Our laboratory aims to elucidate the molecular mechanism underlying DNA double-strand break (DSB) repair, which is critical for maintaining genome integrity. Defects in DSB repair lead to severe mutations, including deletions and chromosomal translocations, which cause cell death. Introducing such severe mutations is important for killing cancer cells via radio/chemotherapy. In addition, DSB repair and signaling is involved in many biological events such as tumorigenesis, immunity, protection against virus, and biological development.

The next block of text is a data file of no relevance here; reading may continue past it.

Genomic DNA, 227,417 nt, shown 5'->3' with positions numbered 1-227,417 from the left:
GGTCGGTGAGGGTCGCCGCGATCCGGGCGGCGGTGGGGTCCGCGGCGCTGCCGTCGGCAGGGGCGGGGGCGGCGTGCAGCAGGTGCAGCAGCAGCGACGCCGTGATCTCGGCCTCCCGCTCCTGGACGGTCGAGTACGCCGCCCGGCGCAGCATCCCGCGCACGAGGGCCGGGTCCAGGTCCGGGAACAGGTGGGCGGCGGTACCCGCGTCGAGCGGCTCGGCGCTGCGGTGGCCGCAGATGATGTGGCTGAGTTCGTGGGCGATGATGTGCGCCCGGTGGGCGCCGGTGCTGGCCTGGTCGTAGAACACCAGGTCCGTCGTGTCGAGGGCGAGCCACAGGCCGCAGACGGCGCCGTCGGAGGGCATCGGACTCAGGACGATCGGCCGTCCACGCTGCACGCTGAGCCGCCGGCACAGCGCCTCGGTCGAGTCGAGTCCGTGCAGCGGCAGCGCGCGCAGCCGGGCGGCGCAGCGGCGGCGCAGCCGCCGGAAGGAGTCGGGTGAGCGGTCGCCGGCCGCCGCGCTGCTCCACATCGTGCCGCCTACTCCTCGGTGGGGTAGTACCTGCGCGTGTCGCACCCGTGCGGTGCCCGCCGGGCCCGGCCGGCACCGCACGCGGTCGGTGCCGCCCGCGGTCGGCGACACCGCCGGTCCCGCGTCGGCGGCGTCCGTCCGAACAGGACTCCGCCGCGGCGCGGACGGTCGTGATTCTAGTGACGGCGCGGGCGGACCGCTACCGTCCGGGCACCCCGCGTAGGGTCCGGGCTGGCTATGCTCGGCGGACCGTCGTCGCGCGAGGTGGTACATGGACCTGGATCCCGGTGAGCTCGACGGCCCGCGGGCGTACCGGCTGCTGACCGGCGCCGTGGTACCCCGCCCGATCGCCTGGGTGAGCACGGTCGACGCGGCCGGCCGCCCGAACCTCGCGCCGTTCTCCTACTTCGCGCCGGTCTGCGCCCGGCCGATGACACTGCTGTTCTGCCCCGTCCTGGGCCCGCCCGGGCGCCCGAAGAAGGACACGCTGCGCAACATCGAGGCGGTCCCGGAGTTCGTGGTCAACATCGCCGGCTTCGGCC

We are currently investigating the interplay between non-homologous end joining (NHEJ) and homologous recombination (HR), which are major DSB repair pathways. We have recently attempted to visualize a repair event at a single DSB using super-resolution microscope 3D structured-illumination microscopy (SIM). We have also conducted several ongoing projects with radiation oncologists on combined radio- and immunotherapy.